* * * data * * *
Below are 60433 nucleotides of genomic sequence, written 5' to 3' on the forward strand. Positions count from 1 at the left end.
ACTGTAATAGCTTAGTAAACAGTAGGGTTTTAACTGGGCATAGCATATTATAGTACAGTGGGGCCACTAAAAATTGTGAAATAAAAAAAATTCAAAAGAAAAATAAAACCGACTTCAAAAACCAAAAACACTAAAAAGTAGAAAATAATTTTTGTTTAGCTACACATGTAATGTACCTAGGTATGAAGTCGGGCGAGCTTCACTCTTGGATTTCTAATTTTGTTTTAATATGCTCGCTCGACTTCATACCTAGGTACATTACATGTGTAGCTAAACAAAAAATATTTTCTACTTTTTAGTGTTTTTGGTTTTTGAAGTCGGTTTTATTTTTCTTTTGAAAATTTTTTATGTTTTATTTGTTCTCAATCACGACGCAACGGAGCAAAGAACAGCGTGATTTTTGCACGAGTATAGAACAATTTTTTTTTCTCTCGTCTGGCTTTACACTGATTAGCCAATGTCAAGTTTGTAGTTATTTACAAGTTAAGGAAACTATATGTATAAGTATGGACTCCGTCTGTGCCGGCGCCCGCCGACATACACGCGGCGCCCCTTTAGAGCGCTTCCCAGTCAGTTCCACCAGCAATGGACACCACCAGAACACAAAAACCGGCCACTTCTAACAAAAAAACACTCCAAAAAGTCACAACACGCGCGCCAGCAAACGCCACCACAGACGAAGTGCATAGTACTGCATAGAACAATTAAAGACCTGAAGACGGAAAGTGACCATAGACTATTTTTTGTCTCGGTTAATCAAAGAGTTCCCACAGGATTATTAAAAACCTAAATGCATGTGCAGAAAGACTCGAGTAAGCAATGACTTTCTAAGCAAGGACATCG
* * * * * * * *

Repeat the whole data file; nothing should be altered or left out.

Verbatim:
Below are 60433 nucleotides of genomic sequence, written 5' to 3' on the forward strand. Positions count from 1 at the left end.
ACTGTAATAGCTTAGTAAACAGTAGGGTTTTAACTGGGCATAGCATATTATAGTACAGTGGGGCCACTAAAAATTGTGAAATAAAAAAAATTCAAAAGAAAAATAAAACCGACTTCAAAAACCAAAAACACTAAAAAGTAGAAAATAATTTTTGTTTAGCTACACATGTAATGTACCTAGGTATGAAGTCGGGCGAGCTTCACTCTTGGATTTCTAATTTTGTTTTAATATGCTCGCTCGACTTCATACCTAGGTACATTACATGTGTAGCTAAACAAAAAATATTTTCTACTTTTTAGTGTTTTTGGTTTTTGAAGTCGGTTTTATTTTTCTTTTGAAAATTTTTTATGTTTTATTTGTTCTCAATCACGACGCAACGGAGCAAAGAACAGCGTGATTTTTGCACGAGTATAGAACAATTTTTTTTTCTCTCGTCTGGCTTTACACTGATTAGCCAATGTCAAGTTTGTAGTTATTTACAAGTTAAGGAAACTATATGTATAAGTATGGACTCCGTCTGTGCCGGCGCCCGCCGACATACACGCGGCGCCCCTTTAGAGCGCTTCCCAGTCAGTTCCACCAGCAATGGACACCACCAGAACACAAAAACCGGCCACTTCTAACAAAAAAACACTCCAAAAAGTCACAACACGCGCGCCAGCAAACGCCACCACAGACGAAGTGCATAGTACTGCATAGAACAATTAAAGACCTGAAGACGGAAAGTGACCATAGACTATTTTTTGTCTCGGTTAATCAAAGAGTTCCCACAGGATTATTAAAAACCTAAATGCATGTGCAGAAAGACTCGAGTAAGCAATGACTTTCTAAGCAAGGACATCG